The Managerial Twelfth Man

Sunday 25th March 2012
Football is a unique sport for many reasons. One of the main ways in which the beautiful game can be distinguished from all others is the role of the manager. There are few sports today where the aura surrounding a coach has the power to eclipse that of his brightest star. Does anybody know who Usain Bolt's coach is? Football is different, and the current crop of managers have proved to be some pretty exceptional exceptions to the rule that the coach lurks in the shadows while the athlete basks in the spotlight.

Jose Mourinho, Arsène Wenger and Pep Guardiola all have one thing in common (and its not Prada suits and cashmere scarfs): star power. They get as many headlines, if not more than their players. Why? Because when Madrid and Barcelona take to the pitch for a clasico, the world is not just watching Cristiano Ronaldo versus Lionel Messi, we are watching Mourinho versus Pep, anxiously waiting to see the self-proclaimed special one set his sites on his next eye gauge target.

The stunning events of last week's La Liga match between Real Madrid and Villarreal, which saw Sergio Ramos and Mesut Özil red carded, followed by Mourinho being sent from the dugout all in the space of three minutes, made big news on Twitter. Many tweets read, “Ramos, Özil and Mourinho all sent off”, implying Mourinho himself was a player. In many ways managers are a twelfth man, as they play such an integral role in their team's fortune. The glory of getting the three league points, or gaining progression into the next round of the Champions League, is shared between the eleven players and their manager, as is the agony of defeat.

It seems we are reminded weekly of the very real accountability that managers have over the results of their team – look no further than the demise of Andre Villas-Boas who, after only eight months in charge, became the sixth Chelsea manager to be sacked by owner Roman Abramovich in as many years.

For the biggest clubs in the biggest leagues in Europe, owners are ruthless in their quest to find the perfect manager who has the ability to create a vision, choose the players who will be able to deliver that vision (a bottomless pool of funds permitting) and ultimately bring home silverware for the trophy cabinet by the end of the season. If this cannot be achieved, to quote Generation Y, it's a very firm “kthxbye”.

A handful of managers have been able to achieve great things for their clubs, but they have all followed very different paths to success.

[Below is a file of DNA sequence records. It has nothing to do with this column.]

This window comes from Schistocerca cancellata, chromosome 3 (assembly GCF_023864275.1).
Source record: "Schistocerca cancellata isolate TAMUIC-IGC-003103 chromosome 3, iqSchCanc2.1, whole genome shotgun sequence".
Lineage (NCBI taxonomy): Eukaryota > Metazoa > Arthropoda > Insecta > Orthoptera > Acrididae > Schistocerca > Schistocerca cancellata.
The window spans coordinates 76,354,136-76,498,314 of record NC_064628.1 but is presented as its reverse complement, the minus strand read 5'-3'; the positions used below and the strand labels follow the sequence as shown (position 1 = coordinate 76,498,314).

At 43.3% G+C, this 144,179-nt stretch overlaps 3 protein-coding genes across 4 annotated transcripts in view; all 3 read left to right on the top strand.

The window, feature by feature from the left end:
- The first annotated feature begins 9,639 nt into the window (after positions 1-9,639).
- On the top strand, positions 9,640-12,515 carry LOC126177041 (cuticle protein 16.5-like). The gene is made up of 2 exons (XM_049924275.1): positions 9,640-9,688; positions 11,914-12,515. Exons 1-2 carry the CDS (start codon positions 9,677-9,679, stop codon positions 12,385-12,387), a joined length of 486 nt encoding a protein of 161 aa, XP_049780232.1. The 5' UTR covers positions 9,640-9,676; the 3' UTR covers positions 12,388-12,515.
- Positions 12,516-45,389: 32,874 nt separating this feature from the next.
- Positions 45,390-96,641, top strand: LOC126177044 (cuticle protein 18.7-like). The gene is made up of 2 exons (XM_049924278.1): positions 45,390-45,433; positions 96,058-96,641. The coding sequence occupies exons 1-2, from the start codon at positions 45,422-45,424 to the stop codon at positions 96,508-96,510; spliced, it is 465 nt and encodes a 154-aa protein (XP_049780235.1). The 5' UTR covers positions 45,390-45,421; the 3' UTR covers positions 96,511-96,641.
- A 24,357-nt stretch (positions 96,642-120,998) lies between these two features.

Jose Mourinho, despite his temper and inability to get through 90 minutes without at least one of his players being red carded (we all remember Mourinho's 10-man Inter Milan overcome reigning champions Barcelona in the 2010 Champions League semi-final), has one of the finest records in the game. Swansea manager, Brendan Rodgers, likened his time under Mourinho's guidance to attending a “Harvard of football”.

Mourinho epitomises the change to a more methodical, technical view of the game. The teams he has managed, though in different leagues and with very diverse personnel, are tactically and technically similar, with a strong focus on defensive formations and a motivation to win even at the cost of playing beautiful football.

Central to Guardiola's Barcelona team is high quality possession football. He is not afraid to be aggressive and press when his team needs a win, perhaps a feature of the Spaniard's managing arsenal that his Portuguese rival could use a bit more of. However insistent Guardiola is on giving full credit to his players, his continual evolution of FC Barcelona, whose current team have come to be regarded as the greatest ever, must be lauded. His genius move to use Messi to drop deep and lure defenders out of the box has proved so effective over the past year.

Arsène Wenger might seem a strange inclusion in the company of the two great managers of the moment, but his story captures much of what it takes to become a great manager. An economist from Strasbourg University, Wenger revolutionized the game but did it with an evolutionary style. “I brought my changes in slowly,” said the man who introduced statistics into coaching and became revered for his knack in scouting quality players from outside of England on the cheap. His lessons have been adapted by so many teams which have achieved success that many forget how different the game looked in England before he began at Arsenal in 1996.

Barcelona's right-back, Dani Alves, said of Guardiola: “If Pep told me to throw myself off the second tier at the Camp Nou, I'd think: ‘There must be something good down there.'” That is the thing about a great manager. Regardless of the method, they possess a vision that their players are itching at the bit to deliver, and most importantly the confidence and belief that comes from star quality.

The best managers in the world may be perfectionists. They may be obsessive. Their arrogance may be almost too much to handle, but that's what you need to win trophies in Europe.
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